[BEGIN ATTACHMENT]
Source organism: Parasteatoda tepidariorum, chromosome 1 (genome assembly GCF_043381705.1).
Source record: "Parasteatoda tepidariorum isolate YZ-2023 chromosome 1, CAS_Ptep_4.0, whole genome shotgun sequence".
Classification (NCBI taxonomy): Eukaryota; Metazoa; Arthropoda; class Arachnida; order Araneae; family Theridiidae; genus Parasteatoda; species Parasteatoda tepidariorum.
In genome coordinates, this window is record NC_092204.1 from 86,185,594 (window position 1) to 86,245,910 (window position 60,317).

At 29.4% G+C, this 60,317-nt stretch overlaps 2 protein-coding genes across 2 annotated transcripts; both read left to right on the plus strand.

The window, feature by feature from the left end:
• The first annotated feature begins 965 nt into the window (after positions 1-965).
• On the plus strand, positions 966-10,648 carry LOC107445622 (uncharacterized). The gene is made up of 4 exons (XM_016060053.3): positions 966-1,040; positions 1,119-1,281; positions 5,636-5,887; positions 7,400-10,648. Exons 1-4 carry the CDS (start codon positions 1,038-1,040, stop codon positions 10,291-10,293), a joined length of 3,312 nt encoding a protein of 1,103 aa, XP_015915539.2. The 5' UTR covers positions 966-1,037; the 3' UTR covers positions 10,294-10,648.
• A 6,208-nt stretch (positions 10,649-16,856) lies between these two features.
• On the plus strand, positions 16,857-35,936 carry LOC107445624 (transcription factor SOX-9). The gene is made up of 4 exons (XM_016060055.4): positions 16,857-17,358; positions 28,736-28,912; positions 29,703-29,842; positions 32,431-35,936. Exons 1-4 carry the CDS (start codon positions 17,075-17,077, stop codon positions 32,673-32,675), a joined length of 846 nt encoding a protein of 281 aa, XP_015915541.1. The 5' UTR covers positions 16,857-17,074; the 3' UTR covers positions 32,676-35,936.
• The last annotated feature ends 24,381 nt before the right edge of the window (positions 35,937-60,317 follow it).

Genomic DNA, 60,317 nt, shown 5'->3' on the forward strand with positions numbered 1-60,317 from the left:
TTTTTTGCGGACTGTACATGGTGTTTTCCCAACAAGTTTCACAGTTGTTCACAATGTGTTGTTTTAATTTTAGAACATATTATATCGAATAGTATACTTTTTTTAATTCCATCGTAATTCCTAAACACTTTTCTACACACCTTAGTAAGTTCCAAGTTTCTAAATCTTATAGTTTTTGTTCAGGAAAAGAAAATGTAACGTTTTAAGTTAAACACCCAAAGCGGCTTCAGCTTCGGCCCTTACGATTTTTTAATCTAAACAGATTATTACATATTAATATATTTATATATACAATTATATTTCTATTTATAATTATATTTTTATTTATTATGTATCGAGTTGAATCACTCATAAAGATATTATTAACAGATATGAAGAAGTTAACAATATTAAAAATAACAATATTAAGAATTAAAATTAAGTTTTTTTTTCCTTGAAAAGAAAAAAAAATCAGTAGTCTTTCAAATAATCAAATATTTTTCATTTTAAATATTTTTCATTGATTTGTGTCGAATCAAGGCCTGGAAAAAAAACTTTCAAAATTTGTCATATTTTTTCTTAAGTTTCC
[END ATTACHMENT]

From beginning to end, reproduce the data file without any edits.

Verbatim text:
Source organism: Parasteatoda tepidariorum, chromosome 1 (genome assembly GCF_043381705.1).
Source record: "Parasteatoda tepidariorum isolate YZ-2023 chromosome 1, CAS_Ptep_4.0, whole genome shotgun sequence".
Classification (NCBI taxonomy): Eukaryota; Metazoa; Arthropoda; class Arachnida; order Araneae; family Theridiidae; genus Parasteatoda; species Parasteatoda tepidariorum.
In genome coordinates, this window is record NC_092204.1 from 86,185,594 (window position 1) to 86,245,910 (window position 60,317).

At 29.4% G+C, this 60,317-nt stretch overlaps 2 protein-coding genes across 2 annotated transcripts; both read left to right on the plus strand.

The window, feature by feature from the left end:
• The first annotated feature begins 965 nt into the window (after positions 1-965).
• On the plus strand, positions 966-10,648 carry LOC107445622 (uncharacterized). The gene is made up of 4 exons (XM_016060053.3): positions 966-1,040; positions 1,119-1,281; positions 5,636-5,887; positions 7,400-10,648. Exons 1-4 carry the CDS (start codon positions 1,038-1,040, stop codon positions 10,291-10,293), a joined length of 3,312 nt encoding a protein of 1,103 aa, XP_015915539.2. The 5' UTR covers positions 966-1,037; the 3' UTR covers positions 10,294-10,648.
• A 6,208-nt stretch (positions 10,649-16,856) lies between these two features.
• On the plus strand, positions 16,857-35,936 carry LOC107445624 (transcription factor SOX-9). The gene is made up of 4 exons (XM_016060055.4): positions 16,857-17,358; positions 28,736-28,912; positions 29,703-29,842; positions 32,431-35,936. Exons 1-4 carry the CDS (start codon positions 17,075-17,077, stop codon positions 32,673-32,675), a joined length of 846 nt encoding a protein of 281 aa, XP_015915541.1. The 5' UTR covers positions 16,857-17,074; the 3' UTR covers positions 32,676-35,936.
• The last annotated feature ends 24,381 nt before the right edge of the window (positions 35,937-60,317 follow it).

Genomic DNA, 60,317 nt, shown 5'->3' on the forward strand with positions numbered 1-60,317 from the left:
TTTTTTGCGGACTGTACATGGTGTTTTCCCAACAAGTTTCACAGTTGTTCACAATGTGTTGTTTTAATTTTAGAACATATTATATCGAATAGTATACTTTTTTTAATTCCATCGTAATTCCTAAACACTTTTCTACACACCTTAGTAAGTTCCAAGTTTCTAAATCTTATAGTTTTTGTTCAGGAAAAGAAAATGTAACGTTTTAAGTTAAACACCCAAAGCGGCTTCAGCTTCGGCCCTTACGATTTTTTAATCTAAACAGATTATTACATATTAATATATTTATATATACAATTATATTTCTATTTATAATTATATTTTTATTTATTATGTATCGAGTTGAATCACTCATAAAGATATTATTAACAGATATGAAGAAGTTAACAATATTAAAAATAACAATATTAAGAATTAAAATTAAGTTTTTTTTTCCTTGAAAAGAAAAAAAAATCAGTAGTCTTTCAAATAATCAAATATTTTTCATTTTAAATATTTTTCATTGATTTGTGTCGAATCAAGGCCTGGAAAAAAAACTTTCAAAATTTGTCATATTTTTTCTTAAGTTTCC